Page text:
The inner pieces having been removed, are split through the joint and glued flat down on a piece of velvet; each inner piece is then cut round with a penknife, leaving the face alone covered. The principal piece, or skeleton, is then glued and laid on another piece of velvet, which covers the holes as in a drum; the velvet is cut through at various parts of each aperture, and folded round the edges of the holes, and lastly, every removed and covered inner piece, is pushed into its place, which stretches and smooths the edges of the velvet, and completes the work. As the central pieces are in three layers, the cells may be either of one-third or two-thirds the entire depth, at pleasure.
Mr. Lund's saw machine was constructed and used in 1828.
The saw is clamped at each end in a small iron clamp; the lower clamp is joined to the lower spring by the same steel pin that carries the loop of wire. The upper clamp has several hooks filed in its edge, any one of which can be hooked on a steel pin fixed to the upper spring. Thus the saw is carried and stretched at the same time by the two springs, and can be readily disengaged, either by unhooking the upper clamp or by unclamping either end. The lower spring is fixed to the frame, the upper is fixed to a separate piece of wood that can be adjusted to different heights, and the platform is 12 inches above the bearers.
The only point that requires further consideration is the adjustment of the saw in the springs, so that it may traverse as nearly as possible through one and the same point of the platform, notwithstanding that the ends of the springs nearly describe arcs of circles, and therefore carry the extremities of the saw slightly to and fro during its movements.
The vertical distances between the springs at their roots, where they are fixed to the framing, and at their pins where they carry the saw, must be so adjusted, that when the saw is at the top of its stroke, the lower spring is horizontal; and when at the bottom of its stroke the upper spring must be horizontal, and the platform midway between the two horizontal lines. In this condition, with a range of two or even three inches, the one curvature will neutralise the other at the platform, as in some of the parallel motions, which may be proved by a diagram carefully drawn on paper.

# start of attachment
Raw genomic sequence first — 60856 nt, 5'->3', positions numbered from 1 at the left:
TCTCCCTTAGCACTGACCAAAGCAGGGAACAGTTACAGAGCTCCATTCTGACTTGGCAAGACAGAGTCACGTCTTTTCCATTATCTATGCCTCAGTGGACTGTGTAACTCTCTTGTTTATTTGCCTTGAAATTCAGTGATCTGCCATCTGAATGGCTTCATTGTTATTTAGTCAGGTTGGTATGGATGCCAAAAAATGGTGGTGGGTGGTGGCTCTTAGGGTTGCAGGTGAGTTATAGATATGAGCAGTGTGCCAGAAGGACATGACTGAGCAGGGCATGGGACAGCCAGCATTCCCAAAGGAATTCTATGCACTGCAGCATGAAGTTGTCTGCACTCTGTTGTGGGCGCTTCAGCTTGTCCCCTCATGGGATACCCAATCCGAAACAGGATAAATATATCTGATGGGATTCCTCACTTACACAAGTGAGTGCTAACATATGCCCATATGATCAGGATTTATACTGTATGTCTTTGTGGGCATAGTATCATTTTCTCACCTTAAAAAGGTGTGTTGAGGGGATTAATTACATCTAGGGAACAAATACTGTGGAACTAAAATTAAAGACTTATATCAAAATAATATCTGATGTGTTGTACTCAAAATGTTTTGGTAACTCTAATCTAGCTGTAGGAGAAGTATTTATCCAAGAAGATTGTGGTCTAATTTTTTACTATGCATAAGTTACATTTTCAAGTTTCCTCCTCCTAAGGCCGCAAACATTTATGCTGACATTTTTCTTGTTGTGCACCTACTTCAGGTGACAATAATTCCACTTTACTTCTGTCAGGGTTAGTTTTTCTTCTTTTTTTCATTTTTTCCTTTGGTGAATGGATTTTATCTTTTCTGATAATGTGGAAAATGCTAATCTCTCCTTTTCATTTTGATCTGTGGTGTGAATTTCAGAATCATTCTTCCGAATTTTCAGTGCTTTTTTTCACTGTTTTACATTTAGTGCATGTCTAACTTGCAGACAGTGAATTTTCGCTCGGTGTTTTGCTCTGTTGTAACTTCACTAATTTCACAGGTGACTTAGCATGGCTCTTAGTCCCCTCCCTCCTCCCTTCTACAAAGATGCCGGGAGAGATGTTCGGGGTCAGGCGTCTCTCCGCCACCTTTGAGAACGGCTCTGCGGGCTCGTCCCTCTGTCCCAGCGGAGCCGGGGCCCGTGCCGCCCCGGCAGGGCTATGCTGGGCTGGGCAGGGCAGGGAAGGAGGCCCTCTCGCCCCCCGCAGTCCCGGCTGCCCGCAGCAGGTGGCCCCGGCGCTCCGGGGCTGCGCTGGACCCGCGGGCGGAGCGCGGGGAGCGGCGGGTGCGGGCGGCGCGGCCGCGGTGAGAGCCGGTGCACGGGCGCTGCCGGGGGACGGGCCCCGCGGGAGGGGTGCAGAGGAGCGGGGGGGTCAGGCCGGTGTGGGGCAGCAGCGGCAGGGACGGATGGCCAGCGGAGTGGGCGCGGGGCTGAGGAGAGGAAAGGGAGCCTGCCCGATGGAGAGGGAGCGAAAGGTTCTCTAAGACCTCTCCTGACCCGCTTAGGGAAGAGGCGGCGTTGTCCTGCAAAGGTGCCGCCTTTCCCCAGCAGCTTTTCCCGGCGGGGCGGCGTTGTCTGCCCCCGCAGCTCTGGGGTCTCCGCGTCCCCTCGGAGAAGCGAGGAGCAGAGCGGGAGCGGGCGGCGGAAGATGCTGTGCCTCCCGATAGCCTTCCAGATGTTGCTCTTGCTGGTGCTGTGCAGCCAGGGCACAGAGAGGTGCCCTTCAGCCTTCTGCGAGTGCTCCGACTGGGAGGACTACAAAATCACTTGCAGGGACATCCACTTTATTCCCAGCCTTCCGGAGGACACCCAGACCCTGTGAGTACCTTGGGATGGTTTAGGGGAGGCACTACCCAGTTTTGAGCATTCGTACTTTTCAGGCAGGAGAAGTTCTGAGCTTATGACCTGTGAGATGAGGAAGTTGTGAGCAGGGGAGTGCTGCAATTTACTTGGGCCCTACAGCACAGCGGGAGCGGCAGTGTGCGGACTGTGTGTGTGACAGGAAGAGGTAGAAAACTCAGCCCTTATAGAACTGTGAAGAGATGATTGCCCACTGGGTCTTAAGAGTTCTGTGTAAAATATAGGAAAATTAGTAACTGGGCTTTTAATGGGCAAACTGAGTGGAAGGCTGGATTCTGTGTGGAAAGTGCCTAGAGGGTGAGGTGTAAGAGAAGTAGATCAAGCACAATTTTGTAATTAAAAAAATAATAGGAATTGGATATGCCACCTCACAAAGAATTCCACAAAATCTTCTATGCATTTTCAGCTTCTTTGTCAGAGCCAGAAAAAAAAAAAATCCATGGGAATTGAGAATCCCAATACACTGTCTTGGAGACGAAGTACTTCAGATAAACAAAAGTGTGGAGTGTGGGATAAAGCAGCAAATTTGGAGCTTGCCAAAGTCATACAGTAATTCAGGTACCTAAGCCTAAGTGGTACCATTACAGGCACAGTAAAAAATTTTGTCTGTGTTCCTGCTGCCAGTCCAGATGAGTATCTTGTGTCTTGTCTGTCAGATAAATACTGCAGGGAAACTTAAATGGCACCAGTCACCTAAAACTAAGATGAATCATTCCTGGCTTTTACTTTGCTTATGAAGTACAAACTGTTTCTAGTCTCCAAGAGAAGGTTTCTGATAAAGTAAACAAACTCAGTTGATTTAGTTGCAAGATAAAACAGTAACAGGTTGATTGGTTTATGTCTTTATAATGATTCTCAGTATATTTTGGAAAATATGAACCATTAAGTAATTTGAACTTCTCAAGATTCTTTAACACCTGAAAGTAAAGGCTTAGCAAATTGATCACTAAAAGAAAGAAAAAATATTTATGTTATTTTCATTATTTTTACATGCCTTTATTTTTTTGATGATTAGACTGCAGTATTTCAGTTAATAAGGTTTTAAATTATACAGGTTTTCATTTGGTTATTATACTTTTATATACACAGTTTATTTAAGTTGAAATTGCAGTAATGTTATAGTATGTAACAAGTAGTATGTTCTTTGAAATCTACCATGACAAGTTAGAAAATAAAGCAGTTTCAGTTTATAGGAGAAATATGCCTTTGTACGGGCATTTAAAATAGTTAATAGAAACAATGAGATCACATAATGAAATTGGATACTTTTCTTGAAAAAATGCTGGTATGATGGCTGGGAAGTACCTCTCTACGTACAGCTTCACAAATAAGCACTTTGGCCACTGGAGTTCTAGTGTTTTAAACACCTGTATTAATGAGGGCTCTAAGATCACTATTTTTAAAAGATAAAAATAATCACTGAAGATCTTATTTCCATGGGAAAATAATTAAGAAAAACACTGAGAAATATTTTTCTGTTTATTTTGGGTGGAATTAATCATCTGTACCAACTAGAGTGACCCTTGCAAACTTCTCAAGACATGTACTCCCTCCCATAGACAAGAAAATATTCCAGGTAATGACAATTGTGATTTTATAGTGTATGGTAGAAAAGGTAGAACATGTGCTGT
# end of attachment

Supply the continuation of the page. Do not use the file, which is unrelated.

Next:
Professor Willis has used this machine extensively for cutting out in thin wood, models of Gothic tracery, also mathematical curves in illustration of the teeth of wheels and other elements of mechanism. To adapt the machine to take cither short or long strokes as required in buhl cutting, without discontinuing the motion of the foot-wheel, Prof. Willis proposes to apply a contrivance to the eccentric, analogous to that explained in his Treatise on the Principles of Mechanism, p. 445.
A very curious sawing machine, the connecting link between rectilinear and circular saws, was patented by Mr. Newbury in 1808, and is thus described. - "Nr. Newbury's engine is formed by a long and very flexible blade of a similar nature to a clock-spring, which passes over two rollers of considerable diameter, placed in the same plane, and whose extremities are united soas to form a band round the two rollers. When this blade is intended to act as a saw, one of its edges is cut into teeth of the usual shape, and the substance to be sawed is placed on a stage, through which the blade passes, and is pressed against the blade Willi the necessary force, and in the direction proper to produce the shape required for it."* Guides for cutting rectilinear, curvilinear, and circular pieces are alluded to, the description does not however state the most difficult point of the construction, namely, the mode adopted in joining the ends of this clastic Made, or ribbon saw.